State law regarding garbage collection

Here is a memo from the city attorney explaining how we get this done:

In reading the agenda packet for Monday’s Committee of the Whole meeting, I saw several references in the garbage collection materials to a legislative change that occurred in 2013. I tracked down that legislative change and wanted to give you more details as to what that law says.

The 2013 amendment to Minn. Stat. §115A.94 authorizes a city to organize the manner in which solid waste (garbage) is collected. The “organized collection” method involves the process whereby a specified collector (garbage hauler) or an organization of collectors (garbage haulers) are permitted to collect solid waste (garbage) from a defined geographic service area (city boundaries) or areas (district). If a city decides to go down this path, it must do so by ordinance, franchise, license, negotiated or bid contract, or other means. More importantly, a city must undertake the following actions:

  • The city must notify the public and the licensed garbage haulers within the city as to its consideration of organizing residential garbage waste.
  • The city must provide a 60-day time period during which meetings and negotiations occur “exclusively” between the garbage haulers and the city.
  • The purpose of the meetings and negotiations is to develop a proposal for the organized collection of garbage from designated sections of the city. The proposal must include the city’s policy priorities (traffic, safety, environmental performance, service provided, and price) and must reflect the existing garbage haulers’ “respective market share of business as determined by each hauler’s average customer count during the six months prior to the commencement of the 60-day negotiation period.”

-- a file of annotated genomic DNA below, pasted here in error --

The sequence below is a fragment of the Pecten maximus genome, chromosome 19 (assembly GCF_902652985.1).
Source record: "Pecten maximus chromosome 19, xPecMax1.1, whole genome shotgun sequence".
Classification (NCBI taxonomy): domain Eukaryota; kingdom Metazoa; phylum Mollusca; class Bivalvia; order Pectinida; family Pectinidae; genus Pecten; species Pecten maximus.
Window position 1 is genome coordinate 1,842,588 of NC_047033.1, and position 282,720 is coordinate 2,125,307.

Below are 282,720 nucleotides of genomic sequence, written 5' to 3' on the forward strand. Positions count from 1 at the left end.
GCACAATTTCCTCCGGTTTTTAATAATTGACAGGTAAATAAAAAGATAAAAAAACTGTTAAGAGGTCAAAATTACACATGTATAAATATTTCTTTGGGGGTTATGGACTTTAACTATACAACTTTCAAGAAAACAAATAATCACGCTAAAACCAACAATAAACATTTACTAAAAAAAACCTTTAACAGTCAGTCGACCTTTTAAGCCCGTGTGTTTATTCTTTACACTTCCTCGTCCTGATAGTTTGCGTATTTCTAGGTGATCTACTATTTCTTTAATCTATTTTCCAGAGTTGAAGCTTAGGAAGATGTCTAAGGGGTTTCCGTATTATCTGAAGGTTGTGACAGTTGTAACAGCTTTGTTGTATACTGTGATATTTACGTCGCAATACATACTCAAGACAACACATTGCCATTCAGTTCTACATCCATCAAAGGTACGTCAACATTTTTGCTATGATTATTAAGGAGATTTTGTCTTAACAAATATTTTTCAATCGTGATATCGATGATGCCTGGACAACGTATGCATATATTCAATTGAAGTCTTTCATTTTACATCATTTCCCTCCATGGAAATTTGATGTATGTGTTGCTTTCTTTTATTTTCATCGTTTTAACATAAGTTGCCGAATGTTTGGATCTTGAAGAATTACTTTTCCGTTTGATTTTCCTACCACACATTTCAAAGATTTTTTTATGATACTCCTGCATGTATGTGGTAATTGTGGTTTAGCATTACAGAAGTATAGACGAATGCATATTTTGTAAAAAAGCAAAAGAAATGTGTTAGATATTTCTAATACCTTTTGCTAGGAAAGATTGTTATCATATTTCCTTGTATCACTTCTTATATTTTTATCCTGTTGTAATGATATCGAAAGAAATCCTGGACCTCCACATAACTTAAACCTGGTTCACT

• The agreed-upon proposal is reduced to an “organized collection agreement” which must be in effect for three to seven years and which must be the subject of a public hearing.

If the city and the licensed garbage haulers are unable to reach agreement on the organized collection of garbage during the 60-day time period, the city must undertake the following actions:

  • The city must establish an “organized collection options committee” to identify, examine, and evaluate various methods of organized collection of garbage.
  • The committee must: (1) determine which methods of organized collection to consider; (2) establish a list of criteria to be used in the evaluation of the various methods of organized collection of garbage; (3) collect information from other cities and towns; and (4) seek input from the city council, the public works official responsible for solid waste issues, licensed garbage haulers, and city residents.

Ultimately, the committee issues a report and recommendation to the city council.

The city council must provide public notification of and hold at least one public hearing on the report and recommendation.

The city council must then decide whether to implement organized collection. Any such implementation may not begin until at least six months have passed from the date the city council decided to implement organized collection.

Bottom line: There are stringent legal processes and timelines that must be followed if the Mayor and Council wish to consider the possible implementation of organized collection of garbage.

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